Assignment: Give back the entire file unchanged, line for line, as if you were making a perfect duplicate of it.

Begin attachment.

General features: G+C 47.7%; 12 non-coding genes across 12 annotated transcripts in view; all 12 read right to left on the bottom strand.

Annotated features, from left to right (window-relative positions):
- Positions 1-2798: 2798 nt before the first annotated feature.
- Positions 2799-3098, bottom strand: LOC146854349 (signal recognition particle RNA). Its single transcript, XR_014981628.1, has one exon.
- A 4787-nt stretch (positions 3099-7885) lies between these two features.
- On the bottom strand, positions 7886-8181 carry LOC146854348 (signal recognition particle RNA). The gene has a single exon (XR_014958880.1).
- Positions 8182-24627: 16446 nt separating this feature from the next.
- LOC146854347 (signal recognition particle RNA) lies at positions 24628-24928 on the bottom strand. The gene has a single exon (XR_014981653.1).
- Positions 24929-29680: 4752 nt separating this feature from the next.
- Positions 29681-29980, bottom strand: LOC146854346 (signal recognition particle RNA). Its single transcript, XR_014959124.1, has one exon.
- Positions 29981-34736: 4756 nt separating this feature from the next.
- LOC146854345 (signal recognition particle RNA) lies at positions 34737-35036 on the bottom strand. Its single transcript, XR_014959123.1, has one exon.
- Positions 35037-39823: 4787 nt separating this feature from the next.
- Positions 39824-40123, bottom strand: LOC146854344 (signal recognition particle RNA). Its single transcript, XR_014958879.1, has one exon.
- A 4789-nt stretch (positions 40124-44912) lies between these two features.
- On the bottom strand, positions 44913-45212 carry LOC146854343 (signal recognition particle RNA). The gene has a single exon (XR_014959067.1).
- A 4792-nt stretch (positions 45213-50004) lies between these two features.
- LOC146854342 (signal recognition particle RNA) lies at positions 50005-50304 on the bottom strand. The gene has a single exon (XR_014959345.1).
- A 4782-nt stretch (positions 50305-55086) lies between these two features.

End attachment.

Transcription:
General features: G+C 47.7%; 12 non-coding genes across 12 annotated transcripts in view; all 12 read right to left on the bottom strand.

Annotated features, from left to right (window-relative positions):
- Positions 1-2798: 2798 nt before the first annotated feature.
- Positions 2799-3098, bottom strand: LOC146854349 (signal recognition particle RNA). Its single transcript, XR_014981628.1, has one exon.
- A 4787-nt stretch (positions 3099-7885) lies between these two features.
- On the bottom strand, positions 7886-8181 carry LOC146854348 (signal recognition particle RNA). The gene has a single exon (XR_014958880.1).
- Positions 8182-24627: 16446 nt separating this feature from the next.
- LOC146854347 (signal recognition particle RNA) lies at positions 24628-24928 on the bottom strand. The gene has a single exon (XR_014981653.1).
- Positions 24929-29680: 4752 nt separating this feature from the next.
- Positions 29681-29980, bottom strand: LOC146854346 (signal recognition particle RNA). Its single transcript, XR_014959124.1, has one exon.
- Positions 29981-34736: 4756 nt separating this feature from the next.
- LOC146854345 (signal recognition particle RNA) lies at positions 34737-35036 on the bottom strand. Its single transcript, XR_014959123.1, has one exon.
- Positions 35037-39823: 4787 nt separating this feature from the next.
- Positions 39824-40123, bottom strand: LOC146854344 (signal recognition particle RNA). Its single transcript, XR_014958879.1, has one exon.
- A 4789-nt stretch (positions 40124-44912) lies between these two features.
- On the bottom strand, positions 44913-45212 carry LOC146854343 (signal recognition particle RNA). The gene has a single exon (XR_014959067.1).
- A 4792-nt stretch (positions 45213-50004) lies between these two features.
- LOC146854342 (signal recognition particle RNA) lies at positions 50005-50304 on the bottom strand. The gene has a single exon (XR_014959345.1).
- A 4782-nt stretch (positions 50305-55086) lies between these two features.